After the initial Oct. 2 announcement, many students were concerned that they would not be able to finish the classes they need to graduate with the minor.
Some students like senior Gabriella Salinardo must take DigiFilm courses to fulfill Art Honors graduation requirements. Other students such as senior Megan Sullivan stayed at UCI specifically for the DigiFilm minor. Sullivan was able to graduate her third year but stayed an extra year, paying full tuition and board expenses, to complete DigiFilm.
“It’s really frustrating to know that I spent all this money for this one thing,” Sullivan said. “And now they’ve pulled the rug out from under my feet, one class away from me finishing it.”
Many were also concerned why, amidst UCI’s Brilliant Future fundraising campaign, which had raised more than $776 million according to the campaign’s official website, the Art Department still had trouble funding DigiFilm. However, in an email to the New University, Crawford said that the minor would not be terminated, and that some of the funds raised from Brilliant Future would go towards supporting DigiFilm.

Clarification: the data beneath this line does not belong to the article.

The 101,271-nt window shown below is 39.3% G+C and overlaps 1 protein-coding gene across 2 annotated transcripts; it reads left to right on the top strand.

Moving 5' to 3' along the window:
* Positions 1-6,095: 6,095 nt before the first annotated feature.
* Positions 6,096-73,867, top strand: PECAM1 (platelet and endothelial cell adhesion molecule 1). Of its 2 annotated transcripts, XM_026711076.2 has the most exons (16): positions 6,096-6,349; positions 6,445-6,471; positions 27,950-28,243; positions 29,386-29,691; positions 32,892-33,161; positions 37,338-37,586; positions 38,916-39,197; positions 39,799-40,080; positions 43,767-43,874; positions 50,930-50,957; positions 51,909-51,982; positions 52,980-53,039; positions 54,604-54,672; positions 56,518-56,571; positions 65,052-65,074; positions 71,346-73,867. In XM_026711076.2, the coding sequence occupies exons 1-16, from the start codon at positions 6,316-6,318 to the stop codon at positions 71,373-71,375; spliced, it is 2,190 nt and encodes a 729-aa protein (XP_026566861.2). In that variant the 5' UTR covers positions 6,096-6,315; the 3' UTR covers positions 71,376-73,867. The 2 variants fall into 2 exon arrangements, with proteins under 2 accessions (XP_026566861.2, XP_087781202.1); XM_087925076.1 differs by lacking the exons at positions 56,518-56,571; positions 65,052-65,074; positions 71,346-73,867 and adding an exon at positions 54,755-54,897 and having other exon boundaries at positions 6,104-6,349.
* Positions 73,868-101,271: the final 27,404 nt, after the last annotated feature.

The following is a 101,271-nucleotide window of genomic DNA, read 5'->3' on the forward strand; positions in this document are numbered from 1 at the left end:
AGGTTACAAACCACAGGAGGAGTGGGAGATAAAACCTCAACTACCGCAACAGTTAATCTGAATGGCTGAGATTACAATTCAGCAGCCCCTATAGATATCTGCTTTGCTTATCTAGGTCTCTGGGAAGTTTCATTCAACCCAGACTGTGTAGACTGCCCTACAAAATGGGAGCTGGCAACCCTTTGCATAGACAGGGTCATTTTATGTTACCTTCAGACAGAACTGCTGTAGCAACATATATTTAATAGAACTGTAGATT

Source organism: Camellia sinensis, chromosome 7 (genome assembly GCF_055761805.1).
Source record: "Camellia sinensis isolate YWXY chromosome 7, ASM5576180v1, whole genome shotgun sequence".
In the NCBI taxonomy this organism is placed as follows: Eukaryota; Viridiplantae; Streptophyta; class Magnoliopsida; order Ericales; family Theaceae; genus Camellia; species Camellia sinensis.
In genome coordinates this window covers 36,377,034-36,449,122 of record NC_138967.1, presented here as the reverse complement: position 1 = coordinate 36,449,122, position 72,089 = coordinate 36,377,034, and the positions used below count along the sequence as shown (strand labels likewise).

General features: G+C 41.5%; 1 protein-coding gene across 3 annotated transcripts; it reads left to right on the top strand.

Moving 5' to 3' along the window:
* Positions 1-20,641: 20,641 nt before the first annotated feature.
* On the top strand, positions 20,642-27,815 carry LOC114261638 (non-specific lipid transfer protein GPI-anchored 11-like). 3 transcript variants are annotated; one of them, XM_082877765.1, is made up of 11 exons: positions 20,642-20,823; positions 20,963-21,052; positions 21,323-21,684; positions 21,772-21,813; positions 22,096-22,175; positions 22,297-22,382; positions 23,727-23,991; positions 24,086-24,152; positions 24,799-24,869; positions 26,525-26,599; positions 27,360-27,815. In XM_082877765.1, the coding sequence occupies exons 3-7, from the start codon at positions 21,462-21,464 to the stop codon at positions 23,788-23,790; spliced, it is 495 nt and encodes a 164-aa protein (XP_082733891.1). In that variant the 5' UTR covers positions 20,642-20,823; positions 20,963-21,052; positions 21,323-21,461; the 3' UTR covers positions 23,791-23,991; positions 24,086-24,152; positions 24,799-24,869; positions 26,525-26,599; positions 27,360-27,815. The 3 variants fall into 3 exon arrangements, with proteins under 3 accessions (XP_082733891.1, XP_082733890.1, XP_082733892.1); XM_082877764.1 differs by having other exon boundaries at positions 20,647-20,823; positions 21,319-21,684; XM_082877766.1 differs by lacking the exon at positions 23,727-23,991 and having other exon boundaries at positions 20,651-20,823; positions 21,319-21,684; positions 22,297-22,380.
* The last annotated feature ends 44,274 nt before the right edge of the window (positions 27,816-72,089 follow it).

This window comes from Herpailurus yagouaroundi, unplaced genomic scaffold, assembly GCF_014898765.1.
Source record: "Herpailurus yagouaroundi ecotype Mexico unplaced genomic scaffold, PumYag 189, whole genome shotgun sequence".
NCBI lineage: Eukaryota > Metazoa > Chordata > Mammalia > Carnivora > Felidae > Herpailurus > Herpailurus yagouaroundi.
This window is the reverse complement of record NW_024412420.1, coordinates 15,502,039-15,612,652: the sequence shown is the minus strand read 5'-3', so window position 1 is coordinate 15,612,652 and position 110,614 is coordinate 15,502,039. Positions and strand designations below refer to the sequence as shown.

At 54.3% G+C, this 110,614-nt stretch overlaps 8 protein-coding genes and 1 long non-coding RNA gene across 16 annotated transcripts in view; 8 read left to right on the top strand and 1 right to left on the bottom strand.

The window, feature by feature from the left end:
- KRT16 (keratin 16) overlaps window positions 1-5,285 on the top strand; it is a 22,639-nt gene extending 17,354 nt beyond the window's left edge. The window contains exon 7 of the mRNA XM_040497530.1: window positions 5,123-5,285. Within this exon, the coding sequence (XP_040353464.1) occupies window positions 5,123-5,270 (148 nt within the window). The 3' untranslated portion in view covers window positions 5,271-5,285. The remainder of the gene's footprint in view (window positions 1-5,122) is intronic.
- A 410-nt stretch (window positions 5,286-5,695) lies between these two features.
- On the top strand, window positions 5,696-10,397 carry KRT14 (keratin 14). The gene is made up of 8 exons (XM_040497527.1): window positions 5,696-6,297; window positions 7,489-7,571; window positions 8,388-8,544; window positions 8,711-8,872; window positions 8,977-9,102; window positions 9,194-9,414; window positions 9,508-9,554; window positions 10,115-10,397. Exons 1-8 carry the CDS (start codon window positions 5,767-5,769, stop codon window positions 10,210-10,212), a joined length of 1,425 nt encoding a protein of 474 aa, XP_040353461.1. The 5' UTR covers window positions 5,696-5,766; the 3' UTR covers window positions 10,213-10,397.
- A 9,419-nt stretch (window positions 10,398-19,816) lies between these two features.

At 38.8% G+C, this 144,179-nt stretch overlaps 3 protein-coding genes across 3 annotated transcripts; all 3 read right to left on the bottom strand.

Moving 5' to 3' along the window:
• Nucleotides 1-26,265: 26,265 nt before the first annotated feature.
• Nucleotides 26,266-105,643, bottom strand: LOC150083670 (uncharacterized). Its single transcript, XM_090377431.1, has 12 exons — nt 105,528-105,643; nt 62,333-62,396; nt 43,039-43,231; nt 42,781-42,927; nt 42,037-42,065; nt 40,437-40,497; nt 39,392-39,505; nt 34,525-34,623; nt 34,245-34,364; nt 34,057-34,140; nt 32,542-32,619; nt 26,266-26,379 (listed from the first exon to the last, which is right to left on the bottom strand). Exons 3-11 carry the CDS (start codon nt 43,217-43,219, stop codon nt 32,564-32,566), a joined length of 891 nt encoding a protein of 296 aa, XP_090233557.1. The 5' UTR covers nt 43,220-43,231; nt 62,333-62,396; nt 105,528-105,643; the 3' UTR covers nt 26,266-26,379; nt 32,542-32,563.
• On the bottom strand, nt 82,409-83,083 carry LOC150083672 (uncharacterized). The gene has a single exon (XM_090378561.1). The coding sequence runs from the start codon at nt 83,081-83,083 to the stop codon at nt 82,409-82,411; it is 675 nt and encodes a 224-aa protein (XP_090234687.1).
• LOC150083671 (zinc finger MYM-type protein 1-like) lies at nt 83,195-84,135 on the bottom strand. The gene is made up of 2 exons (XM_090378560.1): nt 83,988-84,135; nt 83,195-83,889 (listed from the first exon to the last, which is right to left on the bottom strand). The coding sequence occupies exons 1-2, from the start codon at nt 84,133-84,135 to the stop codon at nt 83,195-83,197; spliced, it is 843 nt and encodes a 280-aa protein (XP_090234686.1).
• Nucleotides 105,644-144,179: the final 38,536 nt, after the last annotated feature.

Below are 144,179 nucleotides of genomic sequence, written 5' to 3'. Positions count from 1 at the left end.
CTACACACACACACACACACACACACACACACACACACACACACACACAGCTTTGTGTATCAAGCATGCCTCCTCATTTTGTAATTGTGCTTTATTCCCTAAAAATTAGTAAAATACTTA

According to Crawford, the new track of EM + D that DigiFilm would later be expanded under offers experience with new technologies, such as augmented and virtual reality, spatialized audio and live character animation.
However, some students are skeptical of this change in DigiFilm’s curriculum. Sullivan said that shaping the program to fit another department would change the unique character of DigiFilm.
“As a student, I’m not interested in that,” Sullivan said. “I think the really important thing about DigiFilm isn’t about new technology, it’s about new stories. It’s something that makes DigiFilm really unique is that we have women, people of color, queer stories being told for the first time … about stories and people that are finally shared, who five years ago couldn’t be shared in Hollywood.”